Let’s engulf camogie stars in a sea of maroon

Every time in this wet late summer, when the skies opened and the heavens poured down upon us with a level of unprecedented ferocity, what followed brought a silver lining. Every soaking was followed by a drying; every flu was followed by sunburn. Every soaking cloud followed by the most blue of skies.

And in some sense, this has been the fashion of the Galway GAA summer — there have been moments when it felt like it permanently lashed this sporting summer, right from the moment Kilkenny and Wexford drew on that fateful evening; right from that night in Limerick when Mayo got revenge for the “batings” of recent years; right from the moment we lost the manager of not just one senior team, but two.

The misfortune continued last weekend when our talented minors were denied at the death in a game in which victory and defeat was passed around like a parcel in a party game.

But there has been some sunshine...the minor hurlers excelled when winning three in a row, and ensured that maroon ribbons were tied onto silverware, and right at the end of this rainy day, comes the possibility of a glorious sunset that could see three national titles come our way.

Next Sunday in Croke Park, the Galway senior and intermediate camogie teams carry the pride of the west as they battle for glory in the senior final against Kilkenny, and in the Intermediate final against Westmeath. Galway have only won the All-Ireland senior title on two occasions; that wonderful day in 1996 when Imelda Hobbins lifted the O’Duffy Cup; and then again in 2013, when Lorraine Ryan did the honours. This time, we wait and hope that the talented Sarah Dervan as senior captain and Laura Ward as Intermediate captain will follow in their footsteps. On Sunday week, the ladies footballers take on the Dubs in the Croke Park decider.

But first, to this weekend. When Sarah and Laura lead their teams onto that green swathe, bursting into the light, their muscles glistening, feeling as fit as they have ever been, their hurls swinging, they will feel the breath of those who adore them; they will run towards that bench and stand shoulder to shoulder with their colleagues who are feeling the same thing. Finals like this are rare, so opportunities for victory must be grasped. To them, we send our support and unwavering belief that they will do the job; that they won’t come home without it.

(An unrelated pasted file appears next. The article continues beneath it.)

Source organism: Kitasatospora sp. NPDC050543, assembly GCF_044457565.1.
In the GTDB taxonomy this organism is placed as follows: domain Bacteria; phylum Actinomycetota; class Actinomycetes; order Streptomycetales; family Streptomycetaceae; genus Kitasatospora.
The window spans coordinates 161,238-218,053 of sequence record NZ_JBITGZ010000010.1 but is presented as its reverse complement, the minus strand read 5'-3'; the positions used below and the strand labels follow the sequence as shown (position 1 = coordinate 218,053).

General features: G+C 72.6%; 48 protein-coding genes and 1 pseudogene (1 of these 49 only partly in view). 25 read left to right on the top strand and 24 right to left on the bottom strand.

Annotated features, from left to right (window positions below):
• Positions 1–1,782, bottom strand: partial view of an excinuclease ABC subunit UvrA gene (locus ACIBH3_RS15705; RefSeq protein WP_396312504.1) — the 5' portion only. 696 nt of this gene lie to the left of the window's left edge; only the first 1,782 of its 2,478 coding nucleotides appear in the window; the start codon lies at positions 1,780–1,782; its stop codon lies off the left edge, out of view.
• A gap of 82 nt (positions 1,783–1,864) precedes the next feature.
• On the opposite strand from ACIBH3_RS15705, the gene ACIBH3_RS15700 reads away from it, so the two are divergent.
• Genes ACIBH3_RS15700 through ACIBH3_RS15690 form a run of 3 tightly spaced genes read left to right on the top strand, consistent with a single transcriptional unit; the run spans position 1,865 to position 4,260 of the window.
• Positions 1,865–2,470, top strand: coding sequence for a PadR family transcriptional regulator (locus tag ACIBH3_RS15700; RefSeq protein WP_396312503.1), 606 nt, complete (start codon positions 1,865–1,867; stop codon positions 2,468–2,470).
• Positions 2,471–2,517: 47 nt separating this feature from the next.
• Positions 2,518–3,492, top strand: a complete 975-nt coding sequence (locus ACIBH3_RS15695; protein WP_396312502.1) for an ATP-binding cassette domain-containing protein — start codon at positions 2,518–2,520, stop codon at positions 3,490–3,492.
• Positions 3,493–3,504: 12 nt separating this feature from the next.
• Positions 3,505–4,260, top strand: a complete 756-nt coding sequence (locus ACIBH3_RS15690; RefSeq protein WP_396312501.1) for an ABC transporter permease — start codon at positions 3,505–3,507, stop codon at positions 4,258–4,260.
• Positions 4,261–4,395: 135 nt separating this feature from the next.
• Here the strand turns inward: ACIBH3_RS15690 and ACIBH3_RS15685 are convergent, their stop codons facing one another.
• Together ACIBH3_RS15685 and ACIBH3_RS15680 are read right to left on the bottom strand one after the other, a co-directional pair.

To the teams, you will look around and hear the power of what wraps you. A sea of maroon and white, a chorus of Galway voices, of young girls wishing to be you; who will be you because you will inspire them. There will be a symphony of souls willing you on, a maroon army of knights behind you, all shielded in armour. Their lungs will be your second lungs and your third lungs.

They will breathe oxygen into you when you have expended yours, they will take the pain that you will feel when you have those hits, they will double the pain you inflict when you crash into the black and amber shirts, when you enter the challenges that you will win. They will add elasticity to your hamstrings, extension to your arms. They will add spring to your step as you bounce off those attempts to derail you. And when there is pain, and there will be pain, the shouts from the stands will help dull it.

And you will look around and realise that this is your time, this is your time. It has been a long year’s journey into fight, and you have earned your right to be here on this Sunday afternoon, in the shadows of those vast stands, with the eyes of Ireland looking on at you.

And you look around at your teammates, and you see in their eyes that they have the same thing in their hearts. They have vowed that today they will all win their duel. That’s all you ask of them.

You see those posts at either end, one lost against the greyness of the Hill; the other clear against the darkness of the Davin; their white lines branded into your retinas so that as a target they are set into your brain. You feel the wide expanse of the greenness that your colleagues will run into; eating up space to grasp the sliotar you lash in.

But you know today that deserving counts for nothing, and wanting counts for everything. Here is what you have trained for across muddy pitches of winter on damp back pitches, dressing rooms smelling of sweat, spit and wintercream; what you have prepared for since you were playing under eight, under 10, under 12...here is what you have travelled and run thousands of miles to be fit for; nights sharing a camaraderie that today will face its biggest test, and you know that these women here will die for you, just as you would die for them. Nights when you stretched your aching legs through routine after routine. And you feel the pull of those colours on your swelling chest, your heart beating out a drumbeat that syncs with each wallop that the Artane drumsticks ring out around this hallowed arena.

And then you see the challengers. You look at them, you’ve seen them before, but you see in their eyes that they don’t have the same hunger as you, they don’t want it as much as you do.

They say they do, but they don’t. They can’t. Nobody does. Nobody.

Kilkenny have been sated at the table here on many’s the occasion. Their want is not as great.

Now is your time.

And as you face the flag and hear the whistle blow, you meet them head on, you pit your bulk against them; You hear each collision resonate with approval from the packed stands.

Because you are women of Galway and you will not be beaten....you will not leave anything on the pitch....and you won’t come home without it.

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